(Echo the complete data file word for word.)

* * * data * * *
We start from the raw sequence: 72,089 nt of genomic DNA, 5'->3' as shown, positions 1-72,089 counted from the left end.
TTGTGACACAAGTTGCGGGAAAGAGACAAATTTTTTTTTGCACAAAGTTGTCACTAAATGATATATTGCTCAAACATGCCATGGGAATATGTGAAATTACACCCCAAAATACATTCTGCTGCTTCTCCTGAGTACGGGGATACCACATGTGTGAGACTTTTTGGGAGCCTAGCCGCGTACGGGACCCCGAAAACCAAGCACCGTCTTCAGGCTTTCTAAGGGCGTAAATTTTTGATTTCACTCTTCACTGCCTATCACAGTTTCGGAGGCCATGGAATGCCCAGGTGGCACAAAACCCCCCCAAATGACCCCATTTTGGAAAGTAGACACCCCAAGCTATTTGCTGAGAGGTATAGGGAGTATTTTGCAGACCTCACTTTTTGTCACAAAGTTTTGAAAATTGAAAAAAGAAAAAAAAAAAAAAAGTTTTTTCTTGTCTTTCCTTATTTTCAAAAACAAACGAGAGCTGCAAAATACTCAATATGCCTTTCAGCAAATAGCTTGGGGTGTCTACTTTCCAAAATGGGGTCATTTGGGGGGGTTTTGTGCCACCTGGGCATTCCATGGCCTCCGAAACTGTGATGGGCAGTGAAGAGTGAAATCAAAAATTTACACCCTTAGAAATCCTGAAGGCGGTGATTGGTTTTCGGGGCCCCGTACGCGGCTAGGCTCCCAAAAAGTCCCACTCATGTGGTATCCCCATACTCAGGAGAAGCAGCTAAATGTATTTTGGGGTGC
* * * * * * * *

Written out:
We start from the raw sequence: 72,089 nt of genomic DNA, 5'->3' as shown, positions 1-72,089 counted from the left end.
TTGTGACACAAGTTGCGGGAAAGAGACAAATTTTTTTTTGCACAAAGTTGTCACTAAATGATATATTGCTCAAACATGCCATGGGAATATGTGAAATTACACCCCAAAATACATTCTGCTGCTTCTCCTGAGTACGGGGATACCACATGTGTGAGACTTTTTGGGAGCCTAGCCGCGTACGGGACCCCGAAAACCAAGCACCGTCTTCAGGCTTTCTAAGGGCGTAAATTTTTGATTTCACTCTTCACTGCCTATCACAGTTTCGGAGGCCATGGAATGCCCAGGTGGCACAAAACCCCCCCAAATGACCCCATTTTGGAAAGTAGACACCCCAAGCTATTTGCTGAGAGGTATAGGGAGTATTTTGCAGACCTCACTTTTTGTCACAAAGTTTTGAAAATTGAAAAAAGAAAAAAAAAAAAAAAGTTTTTTCTTGTCTTTCCTTATTTTCAAAAACAAACGAGAGCTGCAAAATACTCAATATGCCTTTCAGCAAATAGCTTGGGGTGTCTACTTTCCAAAATGGGGTCATTTGGGGGGGTTTTGTGCCACCTGGGCATTCCATGGCCTCCGAAACTGTGATGGGCAGTGAAGAGTGAAATCAAAAATTTACACCCTTAGAAATCCTGAAGGCGGTGATTGGTTTTCGGGGCCCCGTACGCGGCTAGGCTCCCAAAAAGTCCCACTCATGTGGTATCCCCATACTCAGGAGAAGCAGCTAAATGTATTTTGGGGTGC